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I'm finding the following preference loading syntax popping up a lot in the newer packages:

From tikz

\tikzset{help lines/.style=very thin}

From tcolorbox


I assume this has something to do with LaTeX3, but I don't know where to go to read up on this and better understand the syntax. I've looked at expl3 but didn't find anything helpful there (truthfully, my head was spinning a bit just trying to understand the new syntax there).

Could someone point me in the right direction for a reference?

For example, reading the documentation of xkeyval helped immensely in creating my own environments to which I could pass key values.

How would I start writing my own code like

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As far as I know this comes from tikz: ...{name/.style} defines a special style for an element name, defined in the package for the usage with tikz. The meaning on name should be explained in the package documentation. (tcolorbox for example loads tikz) – Kurt Dec 29 '12 at 2:10
@Kurt. In the tikz manual, I see examples of this syntax, but no where where it's explained. I'm mostly interested in knowing how I could write my own code defining and using a similar syntax. – A.Ellett Dec 29 '12 at 2:12
You can see the explanation in Section 12.4 of the pgf manual – hpesoj626 Dec 29 '12 at 2:21
@hpesoj626. Thanks. I think that's what I needed. – A.Ellett Dec 29 '12 at 2:26
I'll turn my comment into an answer. – hpesoj626 Dec 29 '12 at 3:26
up vote 6 down vote accepted

As mentioned by Kurt, this "preference loading syntax comes from tikz. tcolorbox loads the package tikz. You can do this procedure with any tikz-based packages like

  • the tkz-collection (tkz-base, tkz-euclide, etc.),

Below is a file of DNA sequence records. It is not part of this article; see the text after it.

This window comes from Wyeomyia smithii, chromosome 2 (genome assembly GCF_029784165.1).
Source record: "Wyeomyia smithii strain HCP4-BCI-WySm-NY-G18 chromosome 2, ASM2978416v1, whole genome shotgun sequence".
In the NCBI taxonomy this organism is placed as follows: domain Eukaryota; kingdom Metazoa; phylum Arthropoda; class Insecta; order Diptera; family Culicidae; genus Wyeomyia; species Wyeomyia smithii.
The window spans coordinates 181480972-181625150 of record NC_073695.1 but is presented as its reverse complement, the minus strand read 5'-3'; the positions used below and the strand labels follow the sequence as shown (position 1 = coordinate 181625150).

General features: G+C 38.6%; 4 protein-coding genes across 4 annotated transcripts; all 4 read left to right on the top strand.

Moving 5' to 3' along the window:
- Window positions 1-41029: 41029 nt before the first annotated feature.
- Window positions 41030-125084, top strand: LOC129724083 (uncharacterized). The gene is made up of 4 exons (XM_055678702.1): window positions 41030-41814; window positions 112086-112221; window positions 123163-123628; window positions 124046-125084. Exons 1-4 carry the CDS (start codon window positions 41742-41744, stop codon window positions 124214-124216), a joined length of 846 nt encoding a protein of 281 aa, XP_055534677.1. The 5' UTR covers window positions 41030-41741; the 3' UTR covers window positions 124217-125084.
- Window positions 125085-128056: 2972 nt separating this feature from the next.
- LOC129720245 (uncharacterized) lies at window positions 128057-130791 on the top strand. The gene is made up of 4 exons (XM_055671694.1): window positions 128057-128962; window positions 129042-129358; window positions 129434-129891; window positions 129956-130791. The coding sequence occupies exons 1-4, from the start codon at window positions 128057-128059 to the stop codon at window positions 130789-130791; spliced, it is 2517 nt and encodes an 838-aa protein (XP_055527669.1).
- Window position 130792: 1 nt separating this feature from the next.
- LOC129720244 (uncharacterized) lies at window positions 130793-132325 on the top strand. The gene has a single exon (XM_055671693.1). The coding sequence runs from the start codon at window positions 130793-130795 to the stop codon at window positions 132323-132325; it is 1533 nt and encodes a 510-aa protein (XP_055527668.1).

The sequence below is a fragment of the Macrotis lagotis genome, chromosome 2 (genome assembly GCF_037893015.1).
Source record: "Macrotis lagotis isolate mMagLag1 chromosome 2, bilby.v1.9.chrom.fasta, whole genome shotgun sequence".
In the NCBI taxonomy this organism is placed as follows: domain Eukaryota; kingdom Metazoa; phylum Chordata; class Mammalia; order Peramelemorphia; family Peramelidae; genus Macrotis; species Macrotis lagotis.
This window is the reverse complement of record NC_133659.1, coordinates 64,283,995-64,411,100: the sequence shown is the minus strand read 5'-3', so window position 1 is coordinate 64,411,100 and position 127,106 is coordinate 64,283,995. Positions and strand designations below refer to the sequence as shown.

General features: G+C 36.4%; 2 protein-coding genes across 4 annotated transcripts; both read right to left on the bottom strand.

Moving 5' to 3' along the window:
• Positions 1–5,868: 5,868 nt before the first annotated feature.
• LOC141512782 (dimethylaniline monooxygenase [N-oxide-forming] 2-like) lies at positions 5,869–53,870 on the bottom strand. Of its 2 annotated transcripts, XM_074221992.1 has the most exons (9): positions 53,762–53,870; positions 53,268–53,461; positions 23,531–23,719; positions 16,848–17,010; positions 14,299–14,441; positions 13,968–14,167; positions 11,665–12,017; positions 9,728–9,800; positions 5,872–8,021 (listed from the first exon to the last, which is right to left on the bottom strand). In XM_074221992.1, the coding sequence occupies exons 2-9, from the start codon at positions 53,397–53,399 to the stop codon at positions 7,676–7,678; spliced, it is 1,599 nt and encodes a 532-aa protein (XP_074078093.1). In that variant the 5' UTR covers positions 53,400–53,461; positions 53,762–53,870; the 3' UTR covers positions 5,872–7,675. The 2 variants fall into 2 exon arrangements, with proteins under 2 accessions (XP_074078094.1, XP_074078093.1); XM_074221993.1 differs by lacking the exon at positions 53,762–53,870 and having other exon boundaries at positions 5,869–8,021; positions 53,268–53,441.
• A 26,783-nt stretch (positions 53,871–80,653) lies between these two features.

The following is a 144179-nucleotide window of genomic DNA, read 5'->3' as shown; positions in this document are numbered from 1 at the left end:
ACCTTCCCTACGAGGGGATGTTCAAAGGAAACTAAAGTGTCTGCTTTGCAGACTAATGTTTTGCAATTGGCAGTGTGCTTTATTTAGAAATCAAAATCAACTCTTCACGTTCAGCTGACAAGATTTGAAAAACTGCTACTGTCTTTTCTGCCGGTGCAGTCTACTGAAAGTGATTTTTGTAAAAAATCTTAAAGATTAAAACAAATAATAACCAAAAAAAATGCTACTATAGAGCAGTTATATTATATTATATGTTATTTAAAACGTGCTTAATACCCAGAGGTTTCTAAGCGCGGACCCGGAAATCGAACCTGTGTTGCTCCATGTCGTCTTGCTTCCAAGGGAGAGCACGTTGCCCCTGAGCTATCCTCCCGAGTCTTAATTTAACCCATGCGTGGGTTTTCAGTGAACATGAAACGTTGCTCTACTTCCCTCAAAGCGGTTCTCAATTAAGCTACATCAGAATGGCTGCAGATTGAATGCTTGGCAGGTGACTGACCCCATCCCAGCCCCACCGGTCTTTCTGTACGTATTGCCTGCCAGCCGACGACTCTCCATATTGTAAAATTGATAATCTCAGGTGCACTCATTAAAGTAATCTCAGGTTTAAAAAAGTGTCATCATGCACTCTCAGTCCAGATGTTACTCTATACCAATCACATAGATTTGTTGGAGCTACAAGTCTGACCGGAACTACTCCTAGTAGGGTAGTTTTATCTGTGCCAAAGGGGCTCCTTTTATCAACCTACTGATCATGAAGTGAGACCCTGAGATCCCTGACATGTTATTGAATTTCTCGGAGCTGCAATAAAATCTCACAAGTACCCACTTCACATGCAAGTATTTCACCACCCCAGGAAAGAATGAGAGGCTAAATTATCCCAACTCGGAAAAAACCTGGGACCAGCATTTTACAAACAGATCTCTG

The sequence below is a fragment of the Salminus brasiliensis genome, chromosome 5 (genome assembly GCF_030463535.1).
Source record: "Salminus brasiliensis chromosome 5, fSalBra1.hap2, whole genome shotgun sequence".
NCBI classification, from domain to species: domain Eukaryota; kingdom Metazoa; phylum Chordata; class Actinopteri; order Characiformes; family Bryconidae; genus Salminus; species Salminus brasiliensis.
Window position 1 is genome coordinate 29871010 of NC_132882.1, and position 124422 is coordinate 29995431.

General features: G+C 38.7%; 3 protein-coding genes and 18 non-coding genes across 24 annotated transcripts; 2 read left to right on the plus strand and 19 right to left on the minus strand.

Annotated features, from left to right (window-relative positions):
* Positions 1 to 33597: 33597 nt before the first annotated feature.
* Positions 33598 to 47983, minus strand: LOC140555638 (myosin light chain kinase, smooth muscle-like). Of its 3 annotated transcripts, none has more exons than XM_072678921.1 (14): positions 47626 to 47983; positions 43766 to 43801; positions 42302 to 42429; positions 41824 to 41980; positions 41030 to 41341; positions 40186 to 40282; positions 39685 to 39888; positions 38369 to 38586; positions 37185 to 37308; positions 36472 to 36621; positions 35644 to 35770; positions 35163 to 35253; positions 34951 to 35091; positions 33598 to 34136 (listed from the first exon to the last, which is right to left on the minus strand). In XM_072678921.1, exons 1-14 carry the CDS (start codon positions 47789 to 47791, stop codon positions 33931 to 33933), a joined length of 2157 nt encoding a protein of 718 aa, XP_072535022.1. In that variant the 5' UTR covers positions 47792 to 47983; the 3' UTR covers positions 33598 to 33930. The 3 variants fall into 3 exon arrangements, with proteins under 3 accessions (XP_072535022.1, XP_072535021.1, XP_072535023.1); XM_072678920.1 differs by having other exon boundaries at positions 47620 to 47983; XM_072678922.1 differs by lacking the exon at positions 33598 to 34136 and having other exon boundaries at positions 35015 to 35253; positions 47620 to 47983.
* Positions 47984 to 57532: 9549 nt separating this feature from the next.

• chemfig,
  • tikz-timing
  • hf-tikz
  • mdframed (loads tikz when needed, additionally defines tikzsetting option that passes options to \tikzset),

The explanation for this syntax can be found in Section 12.4 of the pgf manual (for both version 2.10 and the 2.10-CVS versions). I quote from the manual (version 2.10):

Many commands and environments of Tik Z accept options. These options are so-called key lists. To process the options, the following command is used, which you can also call yourself. Note that it is usually better not to call this command directly, since this will ensure that the effect of options are local to a well-defined scope.


This command will process the options using the \pgfkeys command, documented in detail in Section 55, with the default path set to /tikz. Under normal circumstances, the options will be lists of comma-separated pairs of the form key = value, but more fancy things can happen when you use the power of the pgfkeys mechanism, see Section 55 once more. When a pair key = value is processed, the following happens:

  1. If the key is a full key (starts with a slash) it is handled directly as described in Section 55.
  2. Otherwise (which is usually the case), it is checked whether /tikz/ key is a key and, if so, it is executed.
  3. Otherwise, it is checked whether /pgf/ key is a key and, if so, it is executed.
  4. Otherwise, it is checked whether key is a color and, if so, color = key is executed.
  5. Otherwise, it is checked whether key contains a dash and, if so, arrows = key is executed.
  6. Otherwise, it is checked whether key is the name of a shape and, if so, shape = key is executed.
  7. Otherwise, an error message is printed. Note that by the above description, all keys starting with /tikz and also all keys starting with /pgf can be used as key s in an options list.


As mentioned by Paul Gaborit in comment for tikz, Chapter 55, Key Management, contains the complete reference for the \tikzset options. There is a direct link to this chapter from Section 12.4. In my copy of the version 2.10-CVS, it is found in Chapter 63.

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